Speaking of food, one of my new favorite items is Ezekiel bread. It has sprouted grains, so the nutritional content is much higher. I recently discovered the benefits of sprouted grains, so I've tried sprouting my own as an experiment (just garbanzo beans, so far). I love a few slices of the Ezekiel bread toasted, smeared with several tablespoons of butter - yummmm! And I know what you're thinking, that butter is unhealthy. But I would urge you to do some research (try for starters), and you'll see that saturated fats are NOT as bad as they have been made out to be. They are actually necessary for good health, and it's the rise in vegetable oil consumption that coincides with the rise in heart disease. Isn't that something? All these years we've been told to avoid butter and load up on vegetable oil. Our ancestors had the right idea, and the closer we can get our diets to resemble theirs, the healthier we'll be. It's sad that we have more knowleldge and technology today, yet we're unhealthier than ever. The processed and artificial foods we're eating can't even be called food anymore.

But anyways. It's getting late. I can see lightning in the distance, and I'm hoping for a storm tonight. Time for bed.

Sunday, June 29, 2008

Unconditional Parenting

About a week before we headed up north, I started teaching Claire the ASL sign for milk. When I was still pregnant, Mark and I took a class on sign language for hearing babies (yep, just like in Meet the Fockers). The theory is that it improves communication, therefore reducing crying and frustration (presumably with both the baby and the parent ;) Seven months is the recommended age to start, and I figured milk would be a good one to start with. So imagine my surprise after just over a week when she started doing the sign on her own! My mom or Holly actually noticed it first, and it was the cutest thing. I don't know why I was so surprised, she had learned how to wave without my even really trying to teach her a few weeks before that. It's so much fun watching her learn new things, and rediscovering the world through her eyes!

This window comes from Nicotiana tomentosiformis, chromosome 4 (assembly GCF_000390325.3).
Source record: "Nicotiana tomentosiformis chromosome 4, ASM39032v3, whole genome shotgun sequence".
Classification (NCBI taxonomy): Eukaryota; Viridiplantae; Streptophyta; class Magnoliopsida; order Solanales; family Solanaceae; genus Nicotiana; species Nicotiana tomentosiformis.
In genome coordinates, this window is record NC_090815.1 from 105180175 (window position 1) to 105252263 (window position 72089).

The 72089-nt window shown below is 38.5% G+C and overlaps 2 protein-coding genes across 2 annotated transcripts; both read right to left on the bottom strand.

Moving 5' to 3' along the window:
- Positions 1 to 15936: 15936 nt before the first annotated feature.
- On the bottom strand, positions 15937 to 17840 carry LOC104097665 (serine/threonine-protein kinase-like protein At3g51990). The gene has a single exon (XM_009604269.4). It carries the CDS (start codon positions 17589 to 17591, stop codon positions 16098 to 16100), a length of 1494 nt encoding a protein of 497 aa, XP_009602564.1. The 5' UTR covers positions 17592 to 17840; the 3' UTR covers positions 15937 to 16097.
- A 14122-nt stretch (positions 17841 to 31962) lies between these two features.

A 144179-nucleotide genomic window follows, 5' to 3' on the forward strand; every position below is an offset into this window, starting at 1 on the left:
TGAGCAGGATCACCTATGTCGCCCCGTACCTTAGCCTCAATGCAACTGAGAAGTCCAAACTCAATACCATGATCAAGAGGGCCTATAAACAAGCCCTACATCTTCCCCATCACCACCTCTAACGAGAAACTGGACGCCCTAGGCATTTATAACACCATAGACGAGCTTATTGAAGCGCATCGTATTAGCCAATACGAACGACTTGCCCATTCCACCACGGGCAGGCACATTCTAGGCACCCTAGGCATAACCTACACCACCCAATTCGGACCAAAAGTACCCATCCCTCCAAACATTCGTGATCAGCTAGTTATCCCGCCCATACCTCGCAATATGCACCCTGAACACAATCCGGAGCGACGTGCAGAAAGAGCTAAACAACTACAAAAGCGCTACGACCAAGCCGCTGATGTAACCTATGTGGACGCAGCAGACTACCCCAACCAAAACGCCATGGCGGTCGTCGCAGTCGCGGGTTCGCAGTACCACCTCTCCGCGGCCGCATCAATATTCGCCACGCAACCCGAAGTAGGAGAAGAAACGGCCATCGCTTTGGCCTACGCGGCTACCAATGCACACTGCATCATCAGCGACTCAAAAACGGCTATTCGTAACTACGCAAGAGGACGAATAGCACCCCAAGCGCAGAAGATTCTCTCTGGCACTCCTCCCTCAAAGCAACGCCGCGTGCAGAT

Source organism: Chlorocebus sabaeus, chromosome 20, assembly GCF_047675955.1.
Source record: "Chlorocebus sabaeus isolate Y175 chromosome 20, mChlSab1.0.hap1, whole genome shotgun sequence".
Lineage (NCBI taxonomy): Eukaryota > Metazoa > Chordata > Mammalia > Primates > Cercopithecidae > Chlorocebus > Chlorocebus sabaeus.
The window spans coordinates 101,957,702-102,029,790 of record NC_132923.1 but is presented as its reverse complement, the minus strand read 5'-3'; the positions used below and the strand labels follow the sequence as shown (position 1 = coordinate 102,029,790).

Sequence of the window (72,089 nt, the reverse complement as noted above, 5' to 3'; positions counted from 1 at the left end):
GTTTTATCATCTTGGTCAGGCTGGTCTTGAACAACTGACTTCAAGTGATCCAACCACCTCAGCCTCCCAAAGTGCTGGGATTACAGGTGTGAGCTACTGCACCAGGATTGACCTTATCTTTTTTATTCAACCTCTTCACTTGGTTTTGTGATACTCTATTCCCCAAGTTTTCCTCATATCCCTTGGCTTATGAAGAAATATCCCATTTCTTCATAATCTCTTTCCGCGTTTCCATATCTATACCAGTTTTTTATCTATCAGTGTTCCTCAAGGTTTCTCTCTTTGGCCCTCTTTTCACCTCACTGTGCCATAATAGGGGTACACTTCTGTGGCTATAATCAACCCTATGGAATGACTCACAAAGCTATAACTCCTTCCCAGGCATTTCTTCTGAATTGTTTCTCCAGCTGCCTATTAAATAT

I knew I was going to love Claire before she was even born, but I was not prepared for how hard I would fall for her. Just looking at her makes me grin, and I miss her when I'm away for even just an hour; her safety and happiness are more important to me than anything in this world, and I would do anything to guarantee both for her. Becoming a parent has changed me in so many ways, but one of the most profound has been my relationship with my parents. Their "uncool" decisions, and the times I thought they overreacted when I was growing up - it all makes so much sense now. Sure, sometimes they were overreacting, but I can relate now. I understand why they did and said the things they did, and I see it really was out of love. I wish I could have had this clarity 15 years ago.

I've spent a lot of time reading about parenting this past year, and thinking about my childhood and what worked/what didn't for my family. I love Alfie Kohn and his approach, so I'm trying to learn how to parent "unconditionally", when I was raised miles down the other side of the spectrum. I've talked extensively with my parents about this, to get their points of view and their wisdom, and to make sure they don't take it personally that I'm raising my kids in such a radically different way than I was raised. But they tell me they wish they could have done some things differently, and that they're proud of me for being so proactive and for taking the time to learn so much about my options. I'm so thankful for their support.

One of the tenets of Unconditional Parenting is to avoid punishment and rewards/praise. The punishment business hasn't been an issue for me, as I have always believed that babies are exempt. Rewards and praise, on the other hand, are my biggest obstacle right now. It's second nature to see a baby or little kid do something and respond with "good job!" It's like a Pavlovian response, I no longer feel I have any control over it; the words just come flying out. But in "traditional" parenting magazines and books, so-called experts stress the importance of positive reinforcement, and that's how I was raised. But now that I'm aware of this habit, and why it's not the best approach to take, I'm noticing examples everywhere.

In his book Unconditional Parenting, Alfie talks about the "dangers" of praise citing a study that was done with toddlers and their parents. Now let's see how well I can explain this from memory! (I hope I can do it justice.) They split the group down the middle and gave each toddler a toy to play with, telling one group of parents to praise their children while they played with the toy, and the other half to refrain from doing so. Later, they gave the kids another toy and watched them playing independently with it; the children who had recieved praise didn't have as much interest in playing without the praise, and appeared to need the cheerleading section to even want to figure out how to use the toy. The other kids whose parents had been nearby to answer questions but did not offer praise were able to figure out the toy on their own, and had more fun playing independently. The kids who were praised became dependent upon it, and it actually wound up hindering their ability to enjoy playing without it.